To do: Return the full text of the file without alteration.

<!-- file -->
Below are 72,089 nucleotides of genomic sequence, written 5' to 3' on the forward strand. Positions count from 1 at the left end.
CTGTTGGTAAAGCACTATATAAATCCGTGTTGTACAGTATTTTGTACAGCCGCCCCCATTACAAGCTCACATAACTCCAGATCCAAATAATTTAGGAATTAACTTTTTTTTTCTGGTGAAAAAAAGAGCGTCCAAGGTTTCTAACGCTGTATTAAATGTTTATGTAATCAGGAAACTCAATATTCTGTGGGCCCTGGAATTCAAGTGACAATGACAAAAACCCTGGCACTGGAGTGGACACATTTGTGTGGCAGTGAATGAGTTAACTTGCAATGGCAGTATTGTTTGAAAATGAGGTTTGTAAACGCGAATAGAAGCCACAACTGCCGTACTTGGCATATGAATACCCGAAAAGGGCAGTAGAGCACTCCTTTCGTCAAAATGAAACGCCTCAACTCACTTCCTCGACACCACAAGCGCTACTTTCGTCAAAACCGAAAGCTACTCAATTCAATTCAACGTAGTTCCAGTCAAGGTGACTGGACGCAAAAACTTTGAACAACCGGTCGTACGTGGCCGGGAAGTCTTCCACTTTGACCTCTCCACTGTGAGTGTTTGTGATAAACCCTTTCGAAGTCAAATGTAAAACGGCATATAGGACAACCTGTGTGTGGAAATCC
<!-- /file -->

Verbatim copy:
Below are 72,089 nucleotides of genomic sequence, written 5' to 3' on the forward strand. Positions count from 1 at the left end.
CTGTTGGTAAAGCACTATATAAATCCGTGTTGTACAGTATTTTGTACAGCCGCCCCCATTACAAGCTCACATAACTCCAGATCCAAATAATTTAGGAATTAACTTTTTTTTTCTGGTGAAAAAAAGAGCGTCCAAGGTTTCTAACGCTGTATTAAATGTTTATGTAATCAGGAAACTCAATATTCTGTGGGCCCTGGAATTCAAGTGACAATGACAAAAACCCTGGCACTGGAGTGGACACATTTGTGTGGCAGTGAATGAGTTAACTTGCAATGGCAGTATTGTTTGAAAATGAGGTTTGTAAACGCGAATAGAAGCCACAACTGCCGTACTTGGCATATGAATACCCGAAAAGGGCAGTAGAGCACTCCTTTCGTCAAAATGAAACGCCTCAACTCACTTCCTCGACACCACAAGCGCTACTTTCGTCAAAACCGAAAGCTACTCAATTCAATTCAACGTAGTTCCAGTCAAGGTGACTGGACGCAAAAACTTTGAACAACCGGTCGTACGTGGCCGGGAAGTCTTCCACTTTGACCTCTCCACTGTGAGTGTTTGTGATAAACCCTTTCGAAGTCAAATGTAAAACGGCATATAGGACAACCTGTGTGTGGAAATCC